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c u r at or’s s t at e m e n t

a r t i s t’s s ta t e m e n t

I imagined that the biggest problem facing me in putting together a show of Robert

I was most influenced by abstract expressionists, so I favor experience over conceptu-

Sussman’s work would be deciding how to sample a forty year long career in a way

alization. The best thing a painting can do, for me, is to come up with something new

that illustrated its full range and depth. Whether to choose a snapshot of a moment

visually, something that gives me a new way of looking at a thing. I like the idea that

or two, or a more measured sampling of all the work, well, that is a problem.

paintings can open eyes and change peoples’ understanding of what they see. Not to

The decision turns out to be not too hard to make. Given both the constraints of space – we can include ten to twenty paintings here at the CUE Art Foundation Gallery – and the happy and successful paintings made over the last year or so in

be too grandiose about this, but I think the art of looking clearly, of seeing things afresh, is the part of art that we can actually use in our lives. I think a good work of art can be felt physically as you look at it. You can imagine

Sussman’s studio, this ensemble of recent work will stand perfectly as the sign of a

your body in the painting, or making the painting with your own hands, or feeling a

long and rich oeuvre.

texture and the temperature of a color.

“Happy” works: slightly unhinged, sweet but rowdy, good humored and more

The fact that people have made and enjoyed paintings for thirty thousand years

than a little self conscious – these paintings know you are looking at them. They are

speaks well for us and makes me feel optimistic when I paint – even when contempo-

slightly dazed by their good luck to be out here today in a nice gallery and they are

rary events seem to warrant only negativity.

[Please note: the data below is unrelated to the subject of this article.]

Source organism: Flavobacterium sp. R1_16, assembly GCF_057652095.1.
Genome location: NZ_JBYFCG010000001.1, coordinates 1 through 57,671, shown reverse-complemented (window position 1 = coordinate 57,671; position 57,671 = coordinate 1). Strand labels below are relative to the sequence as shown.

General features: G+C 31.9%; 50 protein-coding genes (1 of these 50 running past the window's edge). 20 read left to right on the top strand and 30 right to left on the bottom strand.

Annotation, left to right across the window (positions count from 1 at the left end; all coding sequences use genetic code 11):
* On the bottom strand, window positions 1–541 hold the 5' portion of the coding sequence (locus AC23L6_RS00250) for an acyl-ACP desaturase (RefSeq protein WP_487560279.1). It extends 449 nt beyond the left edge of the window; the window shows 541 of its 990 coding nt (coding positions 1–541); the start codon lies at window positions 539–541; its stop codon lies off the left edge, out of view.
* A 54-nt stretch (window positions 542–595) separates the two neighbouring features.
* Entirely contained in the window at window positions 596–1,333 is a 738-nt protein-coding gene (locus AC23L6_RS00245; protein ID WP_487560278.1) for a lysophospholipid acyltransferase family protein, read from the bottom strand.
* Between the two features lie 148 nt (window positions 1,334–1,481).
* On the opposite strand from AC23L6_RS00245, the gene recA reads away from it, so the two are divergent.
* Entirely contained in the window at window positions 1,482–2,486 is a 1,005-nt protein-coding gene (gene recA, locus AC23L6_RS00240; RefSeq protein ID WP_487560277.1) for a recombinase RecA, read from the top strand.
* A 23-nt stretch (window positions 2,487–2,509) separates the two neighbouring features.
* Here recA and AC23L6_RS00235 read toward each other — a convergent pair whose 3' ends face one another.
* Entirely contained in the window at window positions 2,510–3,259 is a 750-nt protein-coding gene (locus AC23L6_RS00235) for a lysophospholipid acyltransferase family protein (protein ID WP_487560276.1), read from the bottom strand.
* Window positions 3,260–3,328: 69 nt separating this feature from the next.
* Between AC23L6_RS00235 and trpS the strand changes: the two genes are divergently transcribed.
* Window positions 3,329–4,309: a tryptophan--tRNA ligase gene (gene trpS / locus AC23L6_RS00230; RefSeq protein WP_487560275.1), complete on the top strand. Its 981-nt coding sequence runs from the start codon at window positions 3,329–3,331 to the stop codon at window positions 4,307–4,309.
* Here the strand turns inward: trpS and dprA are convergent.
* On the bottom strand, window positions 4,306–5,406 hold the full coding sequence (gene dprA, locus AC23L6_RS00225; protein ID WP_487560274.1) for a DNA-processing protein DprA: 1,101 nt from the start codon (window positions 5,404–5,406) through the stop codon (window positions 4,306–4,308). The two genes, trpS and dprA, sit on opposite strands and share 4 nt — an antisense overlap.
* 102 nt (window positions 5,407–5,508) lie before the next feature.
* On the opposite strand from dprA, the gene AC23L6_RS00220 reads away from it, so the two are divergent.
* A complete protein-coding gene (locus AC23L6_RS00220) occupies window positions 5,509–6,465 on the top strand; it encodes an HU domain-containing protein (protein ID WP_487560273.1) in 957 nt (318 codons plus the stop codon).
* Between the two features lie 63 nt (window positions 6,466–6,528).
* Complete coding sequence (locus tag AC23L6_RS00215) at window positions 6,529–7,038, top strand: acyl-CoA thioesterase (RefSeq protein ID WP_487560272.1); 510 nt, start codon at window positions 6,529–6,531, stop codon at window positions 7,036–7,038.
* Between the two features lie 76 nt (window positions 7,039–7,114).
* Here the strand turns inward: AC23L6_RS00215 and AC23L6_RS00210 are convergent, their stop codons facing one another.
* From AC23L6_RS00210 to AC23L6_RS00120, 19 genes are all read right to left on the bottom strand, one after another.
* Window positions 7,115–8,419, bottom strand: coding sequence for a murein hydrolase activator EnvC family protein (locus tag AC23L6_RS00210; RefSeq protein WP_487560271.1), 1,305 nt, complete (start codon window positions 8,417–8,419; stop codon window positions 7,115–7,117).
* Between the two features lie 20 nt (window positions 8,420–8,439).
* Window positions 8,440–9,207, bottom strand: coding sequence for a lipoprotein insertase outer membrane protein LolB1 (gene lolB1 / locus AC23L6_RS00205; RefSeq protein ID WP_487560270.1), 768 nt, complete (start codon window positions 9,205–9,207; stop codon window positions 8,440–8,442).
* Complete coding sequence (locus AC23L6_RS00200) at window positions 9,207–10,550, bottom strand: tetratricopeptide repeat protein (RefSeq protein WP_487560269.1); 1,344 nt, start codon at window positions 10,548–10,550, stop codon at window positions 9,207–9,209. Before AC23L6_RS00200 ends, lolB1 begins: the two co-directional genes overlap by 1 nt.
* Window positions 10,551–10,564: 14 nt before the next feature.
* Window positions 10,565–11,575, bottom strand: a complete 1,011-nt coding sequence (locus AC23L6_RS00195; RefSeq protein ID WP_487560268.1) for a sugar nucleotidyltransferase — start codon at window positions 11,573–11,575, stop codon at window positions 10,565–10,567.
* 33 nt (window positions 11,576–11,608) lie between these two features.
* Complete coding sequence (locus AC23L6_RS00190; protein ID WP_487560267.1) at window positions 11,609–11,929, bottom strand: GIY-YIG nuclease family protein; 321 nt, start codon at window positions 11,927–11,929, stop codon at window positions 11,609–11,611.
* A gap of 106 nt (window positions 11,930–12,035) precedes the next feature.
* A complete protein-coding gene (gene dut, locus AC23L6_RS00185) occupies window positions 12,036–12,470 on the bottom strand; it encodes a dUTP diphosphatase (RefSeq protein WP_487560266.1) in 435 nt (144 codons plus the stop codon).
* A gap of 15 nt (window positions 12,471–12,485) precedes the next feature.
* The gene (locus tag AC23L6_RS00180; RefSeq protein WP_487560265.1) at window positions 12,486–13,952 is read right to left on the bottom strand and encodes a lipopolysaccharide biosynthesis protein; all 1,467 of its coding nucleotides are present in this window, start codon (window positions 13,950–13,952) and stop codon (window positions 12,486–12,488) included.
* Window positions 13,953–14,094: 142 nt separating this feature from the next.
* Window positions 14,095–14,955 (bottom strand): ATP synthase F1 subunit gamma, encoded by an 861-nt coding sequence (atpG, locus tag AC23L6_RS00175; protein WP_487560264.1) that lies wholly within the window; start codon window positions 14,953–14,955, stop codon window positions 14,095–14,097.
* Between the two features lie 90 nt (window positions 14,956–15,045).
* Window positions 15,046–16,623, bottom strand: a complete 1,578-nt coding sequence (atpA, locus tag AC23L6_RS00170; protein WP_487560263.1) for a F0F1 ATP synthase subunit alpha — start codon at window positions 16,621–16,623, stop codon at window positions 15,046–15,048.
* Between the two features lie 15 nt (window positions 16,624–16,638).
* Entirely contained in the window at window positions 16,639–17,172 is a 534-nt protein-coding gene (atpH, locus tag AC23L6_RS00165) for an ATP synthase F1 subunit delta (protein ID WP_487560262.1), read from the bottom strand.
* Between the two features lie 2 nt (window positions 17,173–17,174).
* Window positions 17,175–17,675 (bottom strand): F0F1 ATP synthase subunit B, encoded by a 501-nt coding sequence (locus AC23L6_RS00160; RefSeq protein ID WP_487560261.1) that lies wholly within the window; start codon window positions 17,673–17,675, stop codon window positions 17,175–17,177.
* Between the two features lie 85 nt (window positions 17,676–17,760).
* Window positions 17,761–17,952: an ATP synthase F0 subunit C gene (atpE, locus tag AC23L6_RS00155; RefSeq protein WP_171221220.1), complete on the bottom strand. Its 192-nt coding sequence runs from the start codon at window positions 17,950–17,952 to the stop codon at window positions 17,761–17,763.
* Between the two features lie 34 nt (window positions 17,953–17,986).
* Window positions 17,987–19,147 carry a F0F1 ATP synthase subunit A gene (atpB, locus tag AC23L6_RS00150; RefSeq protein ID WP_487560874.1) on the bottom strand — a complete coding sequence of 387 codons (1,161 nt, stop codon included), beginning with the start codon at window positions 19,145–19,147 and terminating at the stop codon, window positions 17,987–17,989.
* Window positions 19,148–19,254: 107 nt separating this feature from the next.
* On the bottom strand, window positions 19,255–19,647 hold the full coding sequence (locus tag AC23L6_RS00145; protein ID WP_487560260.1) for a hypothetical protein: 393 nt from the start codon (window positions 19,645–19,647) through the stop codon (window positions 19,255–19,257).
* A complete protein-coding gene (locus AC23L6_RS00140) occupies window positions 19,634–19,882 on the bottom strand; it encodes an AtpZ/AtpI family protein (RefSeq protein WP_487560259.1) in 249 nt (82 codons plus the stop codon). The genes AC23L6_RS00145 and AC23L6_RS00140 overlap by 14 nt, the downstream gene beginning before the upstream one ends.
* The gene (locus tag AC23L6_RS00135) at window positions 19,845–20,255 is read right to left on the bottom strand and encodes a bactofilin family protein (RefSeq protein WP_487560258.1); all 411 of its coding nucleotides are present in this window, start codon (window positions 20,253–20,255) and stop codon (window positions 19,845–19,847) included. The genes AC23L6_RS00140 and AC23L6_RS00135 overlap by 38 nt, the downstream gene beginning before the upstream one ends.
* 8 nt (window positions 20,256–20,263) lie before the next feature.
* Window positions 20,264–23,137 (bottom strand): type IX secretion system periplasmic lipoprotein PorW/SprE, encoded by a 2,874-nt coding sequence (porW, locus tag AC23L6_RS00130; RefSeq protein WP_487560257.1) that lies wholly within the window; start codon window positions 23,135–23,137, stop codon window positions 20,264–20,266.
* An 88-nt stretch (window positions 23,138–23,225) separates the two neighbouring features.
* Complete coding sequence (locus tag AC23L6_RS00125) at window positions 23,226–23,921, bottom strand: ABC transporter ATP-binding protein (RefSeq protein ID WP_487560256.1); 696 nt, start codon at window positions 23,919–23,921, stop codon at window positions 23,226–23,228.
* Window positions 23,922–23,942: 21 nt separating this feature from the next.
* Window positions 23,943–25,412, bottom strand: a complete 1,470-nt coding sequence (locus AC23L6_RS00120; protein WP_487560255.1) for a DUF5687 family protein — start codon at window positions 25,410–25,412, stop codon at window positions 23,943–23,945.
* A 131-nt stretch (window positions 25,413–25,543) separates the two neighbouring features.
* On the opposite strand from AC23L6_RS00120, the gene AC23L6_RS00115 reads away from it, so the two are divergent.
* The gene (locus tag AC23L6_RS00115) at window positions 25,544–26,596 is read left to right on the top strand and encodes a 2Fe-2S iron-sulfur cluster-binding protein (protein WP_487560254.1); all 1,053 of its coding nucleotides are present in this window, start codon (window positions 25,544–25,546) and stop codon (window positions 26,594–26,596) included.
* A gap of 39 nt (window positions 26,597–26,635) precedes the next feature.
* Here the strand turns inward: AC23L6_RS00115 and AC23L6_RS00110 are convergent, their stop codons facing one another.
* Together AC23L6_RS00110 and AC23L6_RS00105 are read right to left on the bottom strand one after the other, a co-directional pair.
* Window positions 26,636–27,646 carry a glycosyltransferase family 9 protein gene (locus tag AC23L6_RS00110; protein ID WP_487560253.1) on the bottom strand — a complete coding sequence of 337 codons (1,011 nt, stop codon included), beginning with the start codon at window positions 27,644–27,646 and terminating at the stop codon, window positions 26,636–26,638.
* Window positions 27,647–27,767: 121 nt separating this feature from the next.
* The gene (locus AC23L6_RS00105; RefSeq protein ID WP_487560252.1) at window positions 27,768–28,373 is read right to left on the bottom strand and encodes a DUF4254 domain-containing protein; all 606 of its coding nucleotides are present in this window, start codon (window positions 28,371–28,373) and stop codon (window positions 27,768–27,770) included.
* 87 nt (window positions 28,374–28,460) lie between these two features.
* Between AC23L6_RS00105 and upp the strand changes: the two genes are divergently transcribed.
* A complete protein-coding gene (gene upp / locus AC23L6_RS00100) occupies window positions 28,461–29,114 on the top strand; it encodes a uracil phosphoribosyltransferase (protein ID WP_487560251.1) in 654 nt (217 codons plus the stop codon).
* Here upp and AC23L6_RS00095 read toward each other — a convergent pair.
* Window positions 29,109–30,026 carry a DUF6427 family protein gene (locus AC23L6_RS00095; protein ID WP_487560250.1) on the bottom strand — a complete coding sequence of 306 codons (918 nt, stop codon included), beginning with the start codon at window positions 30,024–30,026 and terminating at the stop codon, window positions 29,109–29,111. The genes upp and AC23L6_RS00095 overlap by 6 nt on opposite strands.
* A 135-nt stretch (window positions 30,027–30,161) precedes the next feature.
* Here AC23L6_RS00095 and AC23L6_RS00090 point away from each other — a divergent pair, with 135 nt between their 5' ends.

very pleased to do some tricks. This isn’t just Paul Klee’s famous “taking a line… for a walk,” everything rambles around in these paintings. Shapes, textures, colors and compositions are hiking all over the place. Their performance is a little scandalous, I think, in how they toy with so many of the images of modern painting. These are, in a certain sense, cartoons of abstraction, the Walter Lantz version of the sublime. Howard Finster dealing with Clement Greenberg instead of the New Testament. Don’t get me wrong: Sussman is a sophisticated painter and as knowledgeable about contemporary art as any artist I know. But I do think he has a very special take on art, slightly distanced and really quite amused by it. Microscopes and telescopes both make things look funny – it is only in normal range that we can lose our sense of humor. Funny is pretty much small beer by itself, but conflate it with some intricate human system (like Formalism here or Democracy for Mark Twain) and you can get something very rich, indeed. The best humor gives us a double vision of ourselves, subverts our pretensions and, best of all, helps us see things new. Seeing things new

Once I thought that making images of things was arrogant. Now I believe otherwise, that making pictures, of real and imagined objects, is the best thing in the world. I like the atmosphere created by bright, high-keyed colors. For me, colors of equal luminance are read as joyful. Flat frontal shapes evoke a sense of physical immediacy. These shapes play with “almost being.” They are more-or-less rectilinear, more-or-less biomorphic, more-orless something or other. “Almost” is a quality that is important to me, because it frees people to take that “almost” image into any area -- from mundane and obvious readings, to their most personal associations. If I am interested in something in the world, I am interested in using it in my paintings. Not just art objects and images, but all the stuff we deal with in our lives can contribute meaningfully to making paintings. I also use a lot of imagery drawn from the natural sciences, architecture, typography, maps, games and, of course, from other artists. I want to thank the CUE Art Foundation for this opportunity to show my paintings and Thomas Nozkowski for helping me put this exhibition together.

is the goal. The joke on the joke is that these pictures turn out to be very good formally – yes – with their fabulously odd colors, complex shapes and fascinating compositions.

Robert Sussman Brooklyn, NY January 18, 2004

Thomas Nozkowski

Robert Sussman: Curated by Thomas Nozkwoski  

Catalogue accompanying April 22 – May 29, 2004 exhibition

Robert Sussman: Curated by Thomas Nozkwoski  

Catalogue accompanying April 22 – May 29, 2004 exhibition